According to the DMRC chief, size of stations will be determined by passenger load, and more space will be created at depots to park trains. Archive
Marking a major design shift, the size of the stations coming up under Delhi Metro’s Phase IV project will be determined by the expected passenger load, and vertical spaces will be created in existing depots to park trains that will run on the upcoming lines.
So far, the Metro has followed a model wherein average size of the stations would be more or less similar, irrespective of the footfall. However, availability of land becoming a “serious problem” and “exorbitant” cost of acquisition were among the factors that prompted the Metro to rethink its design philosophy, Delhi Metro Rail Corporation (DMRC) managing director Mangu Singh told The Sunday Express.
The Delhi Metro started operations in 2002 along a 8.5-km stretch between Shahdara and Tis Hazari stations. Since then, the DMRC network has expanded to 389 kilometres — with 285 stations across Delhi-NCR — after the completion of three phases of construction at a cost of around Rs 70,400 crore. Under Phase IV, three new lines, which will span 61.68 km and cover 46 stations, have been sanctioned so far.
Singh, who is heading DMRC since 2012, said the Metro had plans to construct new depots when the Detailed Project Report (DPR) of Phase IV was drawn up in 2014. However, according to Singh, “the situation changed drastically” in the intervening years, prompting a rethink in terms of design as well. He made the remarks while responding to a query on the major challenges that will mark Phase IV construction.
“One major issue is that of availability of land in Delhi. Acquiring big chunks of land for housing a depot has become a problem. Even in Phase III, construction of the Vinod Nagar depot was a problem as it fell in forest land and tree cutting was a problem. So it got delayed. While creating DPR for Phase IV, we had identified land for depot. But things have changed drastically between 2014 and now.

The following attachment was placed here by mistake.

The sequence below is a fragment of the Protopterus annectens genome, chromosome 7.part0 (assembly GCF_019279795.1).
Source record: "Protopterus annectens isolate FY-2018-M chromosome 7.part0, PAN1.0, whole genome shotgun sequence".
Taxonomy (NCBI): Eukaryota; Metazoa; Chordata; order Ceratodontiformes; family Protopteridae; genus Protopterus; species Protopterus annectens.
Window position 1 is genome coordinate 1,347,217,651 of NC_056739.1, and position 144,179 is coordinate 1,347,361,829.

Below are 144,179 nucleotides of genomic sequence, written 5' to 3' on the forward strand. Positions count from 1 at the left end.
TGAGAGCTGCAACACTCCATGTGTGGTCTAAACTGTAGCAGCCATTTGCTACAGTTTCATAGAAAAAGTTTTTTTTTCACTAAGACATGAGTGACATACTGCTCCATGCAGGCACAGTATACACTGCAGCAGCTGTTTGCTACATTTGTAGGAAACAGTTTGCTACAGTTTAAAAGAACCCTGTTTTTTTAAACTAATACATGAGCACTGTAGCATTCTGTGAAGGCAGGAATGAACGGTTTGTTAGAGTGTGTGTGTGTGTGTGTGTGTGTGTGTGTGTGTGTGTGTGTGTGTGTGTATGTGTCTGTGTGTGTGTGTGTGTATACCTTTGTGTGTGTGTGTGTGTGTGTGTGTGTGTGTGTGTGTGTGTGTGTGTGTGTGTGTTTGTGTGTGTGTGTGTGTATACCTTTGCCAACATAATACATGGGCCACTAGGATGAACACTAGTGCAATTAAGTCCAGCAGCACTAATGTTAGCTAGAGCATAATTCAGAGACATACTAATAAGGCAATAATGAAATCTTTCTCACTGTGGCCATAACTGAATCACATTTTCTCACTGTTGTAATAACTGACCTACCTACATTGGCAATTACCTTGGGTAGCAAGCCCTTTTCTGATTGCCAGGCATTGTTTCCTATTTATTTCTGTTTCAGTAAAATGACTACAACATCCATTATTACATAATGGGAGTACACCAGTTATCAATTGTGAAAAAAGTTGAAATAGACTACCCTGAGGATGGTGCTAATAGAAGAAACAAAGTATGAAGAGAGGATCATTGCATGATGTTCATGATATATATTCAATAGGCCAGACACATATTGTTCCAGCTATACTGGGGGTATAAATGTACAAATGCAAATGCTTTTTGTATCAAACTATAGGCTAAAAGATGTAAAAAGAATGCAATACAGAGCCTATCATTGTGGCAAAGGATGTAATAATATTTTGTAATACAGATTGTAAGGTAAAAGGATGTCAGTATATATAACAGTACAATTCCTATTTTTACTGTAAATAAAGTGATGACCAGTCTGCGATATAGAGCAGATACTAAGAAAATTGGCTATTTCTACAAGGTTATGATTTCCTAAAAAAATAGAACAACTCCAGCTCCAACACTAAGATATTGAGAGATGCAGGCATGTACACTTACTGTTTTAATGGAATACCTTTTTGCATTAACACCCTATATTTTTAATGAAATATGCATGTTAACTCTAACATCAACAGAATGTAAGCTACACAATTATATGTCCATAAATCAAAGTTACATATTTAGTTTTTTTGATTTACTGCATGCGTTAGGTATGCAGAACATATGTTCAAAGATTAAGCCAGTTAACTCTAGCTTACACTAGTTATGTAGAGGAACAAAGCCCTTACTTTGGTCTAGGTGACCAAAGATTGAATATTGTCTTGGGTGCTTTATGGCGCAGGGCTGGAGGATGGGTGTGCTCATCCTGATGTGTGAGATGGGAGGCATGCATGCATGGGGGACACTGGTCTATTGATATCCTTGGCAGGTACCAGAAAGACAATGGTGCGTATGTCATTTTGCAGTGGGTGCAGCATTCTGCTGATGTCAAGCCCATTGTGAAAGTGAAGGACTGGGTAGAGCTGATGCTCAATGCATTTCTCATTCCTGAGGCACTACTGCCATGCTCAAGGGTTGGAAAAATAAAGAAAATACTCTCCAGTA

“We then decided that we will reduce the requirement of land for depot. Our experience of building an elevated deck in the Kalindi Kunj depot also came in handy. The cost of private land is so high that it is better to create space in the already acquired land. With these two experiences, we have decided that instead of going for new depots, we will augment the existing ones. If need be, we will create a second level...” Singh said.
Asked if the Phase IV stations will be as sprawling as the ones built under Phase III, such as Chirag Delhi, Greater Kailash and Punjabi Bagh, Singh said, “Phase I, II and III construction followed a model where average station sizes hardly differed irrespective of footfall. But now we have decided to distinguish based on requirement. The size of a particular station will now depend on the expected passenger load. By now, we have enough experience. There will be no compromise wherever there is a need for a bigger station, but at places where it is not required, we will go for compact stations.”
The DMRC recently awarded the first civil contract of Phase IV. The project will start with the construction of a portion of Janakpuri West - R K Ashram Marg Corridor. The other two proposed corridors are Aerocity-Tughlakabad and Maujpur-Majlis Park.